Nothing’s happening up front, though, so that means less is happening in midfield. Juanjo made enough of an impact in ten minutes to suggest his mobility could at least give the opposition something to be nervous about, and in general Hearts don’t seem to be posing the opposition enough questions. Am I entirely nuts, or is it simply giving up the initiative when all eleven are back to defend a corner? Aberdeen had the novel idea of running round in circles like the Injuns at the Little Big Horn as they took their corners, hoping this would make them more difficult to mark. Hearts were at least resolute and the tactic didn’t work, but sticking a couple of our guys on the halfway line would have thrown that routine out the window straight away. It was hard enough trying to work the ball up to the front men with Aberdeen sitting back, so when the opportunity was there to counterattack it seemed a pity no-one was there to exploit it.
This unwillingness to stick the knife in, even if the knife’s a bit blunt with our current so-called strike force is a major worry. Boyack, Tomaschek and Fulton keep blowing hot and cold, and there simply doesn’t seem to be the bite or hunger required. Too many players are standing around hoping someone else has got the shovel to dig them out of the hole. What if Aberdeen had nicked a goal? Is it not an affront to professional pride to let mugs like that get a draw? Did Hearts step on to the pitch, thinking 3 Points Today!! or did they look around and wonder what the next 90 minutes would bring? Hearts have got talented players who can shape games, but while they’ve stopped looking at the dugout with a certain amount of fear they need to start looking at themselves and asking themselves these questions. I hope Levein’s got the necessary steel to demand more.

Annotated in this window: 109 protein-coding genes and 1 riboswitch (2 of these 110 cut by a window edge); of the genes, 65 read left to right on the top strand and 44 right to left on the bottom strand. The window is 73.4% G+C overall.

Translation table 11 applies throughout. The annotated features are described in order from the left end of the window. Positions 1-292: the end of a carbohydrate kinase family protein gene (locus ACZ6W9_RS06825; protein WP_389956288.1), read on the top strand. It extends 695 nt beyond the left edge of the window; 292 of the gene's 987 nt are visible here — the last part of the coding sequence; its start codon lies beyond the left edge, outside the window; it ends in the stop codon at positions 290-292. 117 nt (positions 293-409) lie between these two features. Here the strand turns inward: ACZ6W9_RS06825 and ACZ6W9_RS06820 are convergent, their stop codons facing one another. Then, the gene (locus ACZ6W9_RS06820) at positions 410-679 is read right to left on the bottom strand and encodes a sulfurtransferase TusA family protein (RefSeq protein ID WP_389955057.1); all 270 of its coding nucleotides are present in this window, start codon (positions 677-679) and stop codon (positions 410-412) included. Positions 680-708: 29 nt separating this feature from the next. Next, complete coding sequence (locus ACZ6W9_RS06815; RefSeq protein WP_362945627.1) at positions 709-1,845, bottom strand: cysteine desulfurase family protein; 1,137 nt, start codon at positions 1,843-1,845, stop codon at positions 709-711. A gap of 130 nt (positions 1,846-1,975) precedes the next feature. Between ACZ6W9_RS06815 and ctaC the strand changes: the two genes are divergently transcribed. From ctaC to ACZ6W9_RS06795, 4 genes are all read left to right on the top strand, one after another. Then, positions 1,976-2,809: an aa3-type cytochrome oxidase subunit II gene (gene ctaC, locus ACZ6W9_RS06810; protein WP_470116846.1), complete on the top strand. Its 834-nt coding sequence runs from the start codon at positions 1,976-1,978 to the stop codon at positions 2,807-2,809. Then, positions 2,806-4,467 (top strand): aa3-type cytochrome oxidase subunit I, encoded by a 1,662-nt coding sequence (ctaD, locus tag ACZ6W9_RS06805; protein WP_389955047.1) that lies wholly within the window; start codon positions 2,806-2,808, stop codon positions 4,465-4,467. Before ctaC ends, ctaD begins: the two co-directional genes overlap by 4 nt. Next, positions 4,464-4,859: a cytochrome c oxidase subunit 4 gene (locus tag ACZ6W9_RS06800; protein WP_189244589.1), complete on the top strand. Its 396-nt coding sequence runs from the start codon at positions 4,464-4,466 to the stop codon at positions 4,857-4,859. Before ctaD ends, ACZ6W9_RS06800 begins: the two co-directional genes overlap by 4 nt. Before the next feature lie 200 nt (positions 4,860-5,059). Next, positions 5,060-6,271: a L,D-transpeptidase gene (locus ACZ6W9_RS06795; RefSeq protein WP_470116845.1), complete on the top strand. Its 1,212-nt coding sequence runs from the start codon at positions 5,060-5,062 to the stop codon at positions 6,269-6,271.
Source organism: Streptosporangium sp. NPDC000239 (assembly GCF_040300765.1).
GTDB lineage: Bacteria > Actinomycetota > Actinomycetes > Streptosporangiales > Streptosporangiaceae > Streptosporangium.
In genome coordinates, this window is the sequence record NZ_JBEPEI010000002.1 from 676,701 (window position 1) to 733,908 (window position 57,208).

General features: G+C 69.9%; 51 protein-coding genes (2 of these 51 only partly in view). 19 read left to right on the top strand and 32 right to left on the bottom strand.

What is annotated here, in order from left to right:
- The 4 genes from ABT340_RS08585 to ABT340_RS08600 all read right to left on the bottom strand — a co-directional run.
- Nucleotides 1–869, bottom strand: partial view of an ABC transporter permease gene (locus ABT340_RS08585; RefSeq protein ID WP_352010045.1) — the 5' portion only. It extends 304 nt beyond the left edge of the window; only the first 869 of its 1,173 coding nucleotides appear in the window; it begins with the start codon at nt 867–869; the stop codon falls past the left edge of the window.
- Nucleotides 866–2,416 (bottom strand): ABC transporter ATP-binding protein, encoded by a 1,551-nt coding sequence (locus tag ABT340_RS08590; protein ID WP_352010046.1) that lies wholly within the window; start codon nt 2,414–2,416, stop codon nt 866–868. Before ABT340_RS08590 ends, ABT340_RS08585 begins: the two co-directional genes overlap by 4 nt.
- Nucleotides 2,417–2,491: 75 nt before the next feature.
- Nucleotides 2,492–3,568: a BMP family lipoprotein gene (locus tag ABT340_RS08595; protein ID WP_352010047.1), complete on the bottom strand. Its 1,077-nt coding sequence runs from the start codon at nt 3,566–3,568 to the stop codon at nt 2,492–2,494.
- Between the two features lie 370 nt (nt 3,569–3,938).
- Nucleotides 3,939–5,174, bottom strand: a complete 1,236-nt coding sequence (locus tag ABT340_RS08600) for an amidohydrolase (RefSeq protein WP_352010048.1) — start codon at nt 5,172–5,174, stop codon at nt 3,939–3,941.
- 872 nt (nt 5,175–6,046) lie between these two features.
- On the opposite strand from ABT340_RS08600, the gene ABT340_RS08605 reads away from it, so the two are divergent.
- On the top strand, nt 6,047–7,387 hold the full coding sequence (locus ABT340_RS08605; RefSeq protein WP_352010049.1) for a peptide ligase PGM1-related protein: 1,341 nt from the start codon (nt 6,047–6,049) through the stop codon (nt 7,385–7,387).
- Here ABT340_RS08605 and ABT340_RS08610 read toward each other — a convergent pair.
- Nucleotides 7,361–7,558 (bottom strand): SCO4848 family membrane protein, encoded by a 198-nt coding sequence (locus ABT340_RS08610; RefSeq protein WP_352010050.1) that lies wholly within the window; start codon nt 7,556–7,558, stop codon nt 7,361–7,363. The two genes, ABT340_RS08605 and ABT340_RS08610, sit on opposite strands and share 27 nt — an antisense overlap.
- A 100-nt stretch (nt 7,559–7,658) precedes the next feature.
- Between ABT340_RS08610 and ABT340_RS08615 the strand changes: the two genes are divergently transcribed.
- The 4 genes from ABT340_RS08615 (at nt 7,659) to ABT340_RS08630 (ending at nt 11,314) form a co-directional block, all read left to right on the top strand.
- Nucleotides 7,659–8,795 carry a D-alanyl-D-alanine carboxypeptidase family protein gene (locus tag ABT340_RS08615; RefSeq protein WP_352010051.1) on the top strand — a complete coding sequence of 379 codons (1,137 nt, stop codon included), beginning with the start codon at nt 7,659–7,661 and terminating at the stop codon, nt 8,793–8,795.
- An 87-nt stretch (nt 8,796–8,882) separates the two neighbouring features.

It looks as though the usual each-way suspects – Dundee, Kilmarnock, Hibs – are all much of a muchness, so let’s not get an inferiority complex. Dundee’s defence is rubbish, Hibs haven’t found any cohesion and Killie only play well against flakey Embra teams. Whatever we do, we mustn’t give those sides too much respect, we mustn’t play it safe. Hearts play best when we play fast. The best side in the League (Celtic) are the most aggressive side, and the team on top of the League (Dunfermline) are silver medallists. This League rewards aggression, passion and pride, and that comes from confidence in your own formation and style. And that’s what this Hearts side hasn’t yet acquired. Are we prepared to battle?
As for centre forward… we need Jimmy Bone.